and it is nice and short.

    Krugman’s post about it is worth reading too (the phrase “well-deserved victory lap” sets the tone).

    The upshot is that there is now a yawning chasm between those in the reality based community (which now includes some, but not all, of the IMF) and those responsible for the economic policy response in the EU to the European component of the global financial crisis (generally right wing ideologues and opportunistic financial sector types).

    The Germans and the ECB got their opportunity to try and annex economic policy for neoliberalism across the EU and took it but the economic damage caused by the crudeness of the power grab is becoming too extreme even for capital friendly institutions like the IMF.

    The economics are no longer in serious question, this is now a political struggle and it will need to be fought with different tools.

  37. grumpy Says:

    what is the relevance of this topic to the Irish economy?

    I would suggest the first thing to do is decide whether you want to go down route A which is that public sector spending should be increased rather than decreased if you believe there is more cyclical than structural problem in the Irish economy. If so you have to be able to cite a credible source of funds. Can we have some sensible suggestions on this please?

    I f you want to go down route B which the current Euro denominated bailout requires, ie spending cuts and tax rises, then surely the sensible thing to consider is the granularity of the multipliers so as to come up with a strategy for balancing social justice considerations with bias towards the smaller of the set of multipliers that comprise the overall average multiplier. For example you might expect that the multiplier for reducing the fees to state employed lawyers or the pay of PS workers on 120k would be smaller than for those on 30k – or maybe you wouldn’t?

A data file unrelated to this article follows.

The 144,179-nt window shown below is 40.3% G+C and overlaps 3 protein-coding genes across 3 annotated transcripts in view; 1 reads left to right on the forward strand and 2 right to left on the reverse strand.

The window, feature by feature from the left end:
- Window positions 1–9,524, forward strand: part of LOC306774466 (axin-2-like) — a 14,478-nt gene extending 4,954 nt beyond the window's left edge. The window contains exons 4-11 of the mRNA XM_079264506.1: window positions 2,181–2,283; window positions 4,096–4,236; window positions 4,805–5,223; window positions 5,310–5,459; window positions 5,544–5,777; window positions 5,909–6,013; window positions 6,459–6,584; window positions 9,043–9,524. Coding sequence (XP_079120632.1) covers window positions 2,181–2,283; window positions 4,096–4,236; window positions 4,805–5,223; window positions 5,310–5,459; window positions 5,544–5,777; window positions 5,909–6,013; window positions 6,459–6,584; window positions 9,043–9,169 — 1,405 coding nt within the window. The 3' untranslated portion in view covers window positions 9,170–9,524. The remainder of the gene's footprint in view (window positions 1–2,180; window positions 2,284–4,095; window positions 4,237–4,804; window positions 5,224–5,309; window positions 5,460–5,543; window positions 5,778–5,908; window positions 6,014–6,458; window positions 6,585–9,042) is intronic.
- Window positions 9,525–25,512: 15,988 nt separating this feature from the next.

How do you quantify the multiplier effects of reductions of quantity and quality of valuable public services? How do you balance that against multipliers for cutting pay where there are choices to be made about protecting PS pay rather than services?

    This type of work really is something economists could usefully focus on in my view.

    How far out of line does competitiveness have to be before it becomes sensible to cut spending even though you know the short run multiplier effects make recession inevitable? If the answer to this is “never” then you presumably have no choice but to engineer a soft currency – is that a cultural choice which when applied to the Euro area makes the Euro a practical impossibility?

  38. Brian Woods Snr Says:

    @ grumpy. The principle must be agreed before there can be a meaningful intellectual engagement on the specifics. This has not yet occured.

    The principle is whether or not your economic Model-in-Use (which drives your behaviours and choices) is conducive (or not) to a geometric growth trend. Its not (in my opinion).